March for Science is already successful

From The Guardian

Science teacher Jackie Scott will be in the streets this Saturday in Little Rock, Arkansas. “I march because my middle school students deserve to have a better world,” she wrote. “They deserve to see what real research looks like and sounds like when it is communicated.”

From Oklahoma to Greenland, scientists and their champions will gather on April 22 for the much anticipated March for Science. And in many ways, the event is already a success: because thousands of scientists are speaking up, millions of people are considering how science actually matters to our lives.

We talk about how the government collects critical data to set air pollution standards. We discuss how investments in science have prevented pandemics. We examine how a physician helped expose the lead poisoning crisis in Flint, Michigan, and how a failure to collect data and ask the right questions made it worse.

The March for Science has started conversations within many families about scientists as public servants, my own included. My father’s cousin Barbara will march with me and other family to honor her late husband (and occasional scientific collaborator) Marvin, a renowned computational chemist.

It also brings visibility to other underrepresented groups in science. “I march to show that even a small town gay boy from Montana can become one badass inked astrochemist,” wrote Montana native Jay Kroll.

Sadly, the march also laments the collective failure of our politics to use science to address the grand challenges of our time. Ford Foundation president Darren Walker recently spoke of the poverty of imagination:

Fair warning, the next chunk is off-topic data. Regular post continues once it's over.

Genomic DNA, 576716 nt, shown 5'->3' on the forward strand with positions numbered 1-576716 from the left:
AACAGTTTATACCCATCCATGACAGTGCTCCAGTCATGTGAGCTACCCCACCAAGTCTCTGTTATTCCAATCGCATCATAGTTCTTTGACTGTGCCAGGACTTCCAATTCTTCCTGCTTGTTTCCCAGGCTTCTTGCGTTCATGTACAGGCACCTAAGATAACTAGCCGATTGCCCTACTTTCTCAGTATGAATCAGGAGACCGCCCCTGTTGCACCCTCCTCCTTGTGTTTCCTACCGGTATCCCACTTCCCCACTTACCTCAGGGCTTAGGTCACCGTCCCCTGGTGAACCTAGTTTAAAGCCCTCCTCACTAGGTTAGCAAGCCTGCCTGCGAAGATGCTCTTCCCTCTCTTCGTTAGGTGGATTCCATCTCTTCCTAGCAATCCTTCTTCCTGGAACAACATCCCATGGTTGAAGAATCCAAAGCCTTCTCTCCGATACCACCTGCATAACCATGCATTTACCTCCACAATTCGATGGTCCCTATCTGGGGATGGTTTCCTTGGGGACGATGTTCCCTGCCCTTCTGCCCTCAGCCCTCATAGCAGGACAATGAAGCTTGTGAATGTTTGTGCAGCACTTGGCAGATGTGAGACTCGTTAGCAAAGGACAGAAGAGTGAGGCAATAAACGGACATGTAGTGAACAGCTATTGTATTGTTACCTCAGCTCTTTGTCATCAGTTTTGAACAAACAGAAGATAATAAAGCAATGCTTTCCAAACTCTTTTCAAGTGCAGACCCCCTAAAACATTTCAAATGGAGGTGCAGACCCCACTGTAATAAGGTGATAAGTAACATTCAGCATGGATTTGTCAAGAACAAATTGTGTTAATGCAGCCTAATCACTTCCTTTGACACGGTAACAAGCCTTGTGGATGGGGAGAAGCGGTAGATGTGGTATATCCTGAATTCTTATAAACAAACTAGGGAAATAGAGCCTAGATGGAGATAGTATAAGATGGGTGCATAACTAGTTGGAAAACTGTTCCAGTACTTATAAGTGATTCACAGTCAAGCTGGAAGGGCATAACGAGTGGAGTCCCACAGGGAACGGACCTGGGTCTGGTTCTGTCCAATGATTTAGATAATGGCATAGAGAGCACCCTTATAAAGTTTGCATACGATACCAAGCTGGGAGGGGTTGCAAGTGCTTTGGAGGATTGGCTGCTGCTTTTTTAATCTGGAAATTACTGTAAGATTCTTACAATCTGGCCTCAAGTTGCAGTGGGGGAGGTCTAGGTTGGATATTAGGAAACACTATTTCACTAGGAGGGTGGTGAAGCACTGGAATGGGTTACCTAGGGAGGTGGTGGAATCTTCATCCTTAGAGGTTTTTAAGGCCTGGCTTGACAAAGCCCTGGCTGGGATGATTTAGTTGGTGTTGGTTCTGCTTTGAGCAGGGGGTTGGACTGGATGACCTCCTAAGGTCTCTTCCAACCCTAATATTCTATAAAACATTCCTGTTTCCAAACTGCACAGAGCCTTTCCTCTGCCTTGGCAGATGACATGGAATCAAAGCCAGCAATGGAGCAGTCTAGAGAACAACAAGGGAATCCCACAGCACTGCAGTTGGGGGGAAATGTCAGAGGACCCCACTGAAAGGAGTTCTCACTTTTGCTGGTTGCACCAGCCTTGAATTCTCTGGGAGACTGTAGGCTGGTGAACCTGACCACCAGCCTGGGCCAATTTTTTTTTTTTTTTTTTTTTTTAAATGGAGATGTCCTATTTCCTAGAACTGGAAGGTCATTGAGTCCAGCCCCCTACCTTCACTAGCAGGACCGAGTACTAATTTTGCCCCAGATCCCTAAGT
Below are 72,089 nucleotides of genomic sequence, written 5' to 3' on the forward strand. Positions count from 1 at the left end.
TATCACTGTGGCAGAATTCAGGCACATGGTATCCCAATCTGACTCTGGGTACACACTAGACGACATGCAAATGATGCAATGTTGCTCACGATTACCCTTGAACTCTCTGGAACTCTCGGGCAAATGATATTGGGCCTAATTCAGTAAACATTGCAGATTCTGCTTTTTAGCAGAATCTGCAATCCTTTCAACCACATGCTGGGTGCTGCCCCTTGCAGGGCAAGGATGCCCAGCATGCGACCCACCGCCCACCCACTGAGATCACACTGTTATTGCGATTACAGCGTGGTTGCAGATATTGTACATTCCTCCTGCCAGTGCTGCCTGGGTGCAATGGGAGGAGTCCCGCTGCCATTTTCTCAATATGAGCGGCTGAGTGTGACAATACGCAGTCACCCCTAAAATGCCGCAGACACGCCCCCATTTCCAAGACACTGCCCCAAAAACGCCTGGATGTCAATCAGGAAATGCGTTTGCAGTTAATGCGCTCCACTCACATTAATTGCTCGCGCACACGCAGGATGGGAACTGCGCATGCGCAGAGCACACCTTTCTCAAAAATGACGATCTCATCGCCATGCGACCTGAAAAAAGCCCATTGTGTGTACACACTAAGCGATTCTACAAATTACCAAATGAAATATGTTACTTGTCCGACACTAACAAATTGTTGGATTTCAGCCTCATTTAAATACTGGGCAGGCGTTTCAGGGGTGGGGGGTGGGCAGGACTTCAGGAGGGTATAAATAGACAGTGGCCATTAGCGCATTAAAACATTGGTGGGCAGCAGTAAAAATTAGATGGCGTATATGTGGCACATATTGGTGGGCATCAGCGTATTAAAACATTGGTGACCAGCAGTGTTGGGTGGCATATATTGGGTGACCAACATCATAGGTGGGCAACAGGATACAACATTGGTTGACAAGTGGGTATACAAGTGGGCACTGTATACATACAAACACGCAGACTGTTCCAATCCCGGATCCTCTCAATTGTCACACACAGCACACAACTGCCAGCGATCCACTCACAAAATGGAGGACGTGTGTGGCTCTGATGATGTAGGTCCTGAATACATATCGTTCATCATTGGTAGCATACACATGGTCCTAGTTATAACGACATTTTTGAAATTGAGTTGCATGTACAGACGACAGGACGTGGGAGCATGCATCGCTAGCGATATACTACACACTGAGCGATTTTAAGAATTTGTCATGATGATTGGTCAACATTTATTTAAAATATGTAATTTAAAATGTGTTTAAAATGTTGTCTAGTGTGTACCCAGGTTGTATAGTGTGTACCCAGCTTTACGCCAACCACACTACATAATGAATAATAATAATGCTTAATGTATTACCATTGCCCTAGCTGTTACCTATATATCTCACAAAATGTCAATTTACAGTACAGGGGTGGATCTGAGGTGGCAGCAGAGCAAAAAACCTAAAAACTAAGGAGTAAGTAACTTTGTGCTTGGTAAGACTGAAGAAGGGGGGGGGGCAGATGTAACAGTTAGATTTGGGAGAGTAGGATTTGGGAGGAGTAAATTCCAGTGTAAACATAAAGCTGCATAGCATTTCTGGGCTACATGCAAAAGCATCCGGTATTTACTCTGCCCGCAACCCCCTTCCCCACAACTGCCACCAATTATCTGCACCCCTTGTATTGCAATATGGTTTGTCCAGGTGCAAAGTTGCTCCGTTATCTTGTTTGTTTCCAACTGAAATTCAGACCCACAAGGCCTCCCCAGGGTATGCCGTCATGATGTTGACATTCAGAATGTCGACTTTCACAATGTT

“It’s a poverty of imagination that diminishes our discourse, curtails curiosity, and makes our interactions petty and small. A poverty of imagination that breeds distrust for institutions and, increasingly, for information. A poverty of imagination that breeds distrust of other people who do not look or think like us. A poverty of imagination that shrinks our sense of self and our sense of a lofty and inspiring common purpose, luring us to the extremes rather than leading us towards the extraordinary.”

Science provides us with one essential tool to escape this quagmire. And in labs, schools, and businesses around the world, researchers are redefining their rightful role in society. Organizing, and demonstrating when necessary, has entered the scientific mainstream.

No longer are we simply debating whether experts should engage in public life because of an unsupported fear that science will be further politicized. Instead, scientists are exploring how they can best push back on actions that undermine the collection of data and development of independent analysis and, in turn, weaken our collective ability to address tough challenges. “We are a driving force across the entire planet for health and safety and reducing costs and reducing risk,” said University of Washington ocean scientist Sarah Mhyre.

Read the full story at The Guardian.